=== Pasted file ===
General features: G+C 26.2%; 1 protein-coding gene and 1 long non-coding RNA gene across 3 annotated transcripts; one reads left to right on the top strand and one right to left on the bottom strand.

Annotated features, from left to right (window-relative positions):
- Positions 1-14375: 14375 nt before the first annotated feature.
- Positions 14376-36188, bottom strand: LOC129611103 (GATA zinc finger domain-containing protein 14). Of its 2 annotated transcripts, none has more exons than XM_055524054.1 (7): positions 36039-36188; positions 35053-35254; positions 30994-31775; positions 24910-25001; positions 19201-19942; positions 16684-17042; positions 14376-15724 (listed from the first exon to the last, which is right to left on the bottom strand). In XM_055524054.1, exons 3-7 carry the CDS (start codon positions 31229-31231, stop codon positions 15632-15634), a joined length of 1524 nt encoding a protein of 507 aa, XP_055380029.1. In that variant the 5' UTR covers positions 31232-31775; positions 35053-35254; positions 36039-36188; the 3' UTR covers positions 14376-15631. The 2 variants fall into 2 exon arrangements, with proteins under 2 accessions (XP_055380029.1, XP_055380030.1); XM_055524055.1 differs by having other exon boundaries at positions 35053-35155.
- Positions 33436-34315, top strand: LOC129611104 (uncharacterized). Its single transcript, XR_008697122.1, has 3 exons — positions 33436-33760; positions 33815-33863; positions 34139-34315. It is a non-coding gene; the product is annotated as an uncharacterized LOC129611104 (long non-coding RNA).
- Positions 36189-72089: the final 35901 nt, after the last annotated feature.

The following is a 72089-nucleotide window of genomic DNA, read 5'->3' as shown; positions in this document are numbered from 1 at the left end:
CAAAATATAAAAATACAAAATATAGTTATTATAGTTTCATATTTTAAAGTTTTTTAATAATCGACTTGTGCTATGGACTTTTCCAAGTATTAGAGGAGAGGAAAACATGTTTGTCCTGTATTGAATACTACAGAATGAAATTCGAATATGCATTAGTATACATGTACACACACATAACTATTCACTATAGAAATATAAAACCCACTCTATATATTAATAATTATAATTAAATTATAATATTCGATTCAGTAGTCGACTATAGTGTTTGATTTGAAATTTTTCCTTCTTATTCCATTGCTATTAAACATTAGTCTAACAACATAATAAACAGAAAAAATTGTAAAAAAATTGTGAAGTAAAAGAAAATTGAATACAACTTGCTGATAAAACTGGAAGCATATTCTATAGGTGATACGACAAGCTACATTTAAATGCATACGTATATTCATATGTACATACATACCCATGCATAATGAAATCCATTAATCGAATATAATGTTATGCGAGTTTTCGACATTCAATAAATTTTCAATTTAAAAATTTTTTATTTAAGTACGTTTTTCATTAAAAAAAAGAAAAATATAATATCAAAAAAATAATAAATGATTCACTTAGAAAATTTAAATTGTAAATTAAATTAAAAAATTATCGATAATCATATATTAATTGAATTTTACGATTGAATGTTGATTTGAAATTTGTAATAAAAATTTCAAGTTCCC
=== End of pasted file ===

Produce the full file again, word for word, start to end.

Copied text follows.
General features: G+C 26.2%; 1 protein-coding gene and 1 long non-coding RNA gene across 3 annotated transcripts; one reads left to right on the top strand and one right to left on the bottom strand.

Annotated features, from left to right (window-relative positions):
- Positions 1-14375: 14375 nt before the first annotated feature.
- Positions 14376-36188, bottom strand: LOC129611103 (GATA zinc finger domain-containing protein 14). Of its 2 annotated transcripts, none has more exons than XM_055524054.1 (7): positions 36039-36188; positions 35053-35254; positions 30994-31775; positions 24910-25001; positions 19201-19942; positions 16684-17042; positions 14376-15724 (listed from the first exon to the last, which is right to left on the bottom strand). In XM_055524054.1, exons 3-7 carry the CDS (start codon positions 31229-31231, stop codon positions 15632-15634), a joined length of 1524 nt encoding a protein of 507 aa, XP_055380029.1. In that variant the 5' UTR covers positions 31232-31775; positions 35053-35254; positions 36039-36188; the 3' UTR covers positions 14376-15631. The 2 variants fall into 2 exon arrangements, with proteins under 2 accessions (XP_055380029.1, XP_055380030.1); XM_055524055.1 differs by having other exon boundaries at positions 35053-35155.
- Positions 33436-34315, top strand: LOC129611104 (uncharacterized). Its single transcript, XR_008697122.1, has 3 exons — positions 33436-33760; positions 33815-33863; positions 34139-34315. It is a non-coding gene; the product is annotated as an uncharacterized LOC129611104 (long non-coding RNA).
- Positions 36189-72089: the final 35901 nt, after the last annotated feature.

The following is a 72089-nucleotide window of genomic DNA, read 5'->3' as shown; positions in this document are numbered from 1 at the left end:
CAAAATATAAAAATACAAAATATAGTTATTATAGTTTCATATTTTAAAGTTTTTTAATAATCGACTTGTGCTATGGACTTTTCCAAGTATTAGAGGAGAGGAAAACATGTTTGTCCTGTATTGAATACTACAGAATGAAATTCGAATATGCATTAGTATACATGTACACACACATAACTATTCACTATAGAAATATAAAACCCACTCTATATATTAATAATTATAATTAAATTATAATATTCGATTCAGTAGTCGACTATAGTGTTTGATTTGAAATTTTTCCTTCTTATTCCATTGCTATTAAACATTAGTCTAACAACATAATAAACAGAAAAAATTGTAAAAAAATTGTGAAGTAAAAGAAAATTGAATACAACTTGCTGATAAAACTGGAAGCATATTCTATAGGTGATACGACAAGCTACATTTAAATGCATACGTATATTCATATGTACATACATACCCATGCATAATGAAATCCATTAATCGAATATAATGTTATGCGAGTTTTCGACATTCAATAAATTTTCAATTTAAAAATTTTTTATTTAAGTACGTTTTTCATTAAAAAAAAGAAAAATATAATATCAAAAAAATAATAAATGATTCACTTAGAAAATTTAAATTGTAAATTAAATTAAAAAATTATCGATAATCATATATTAATTGAATTTTACGATTGAATGTTGATTTGAAATTTGTAATAAAAATTTCAAGTTCCC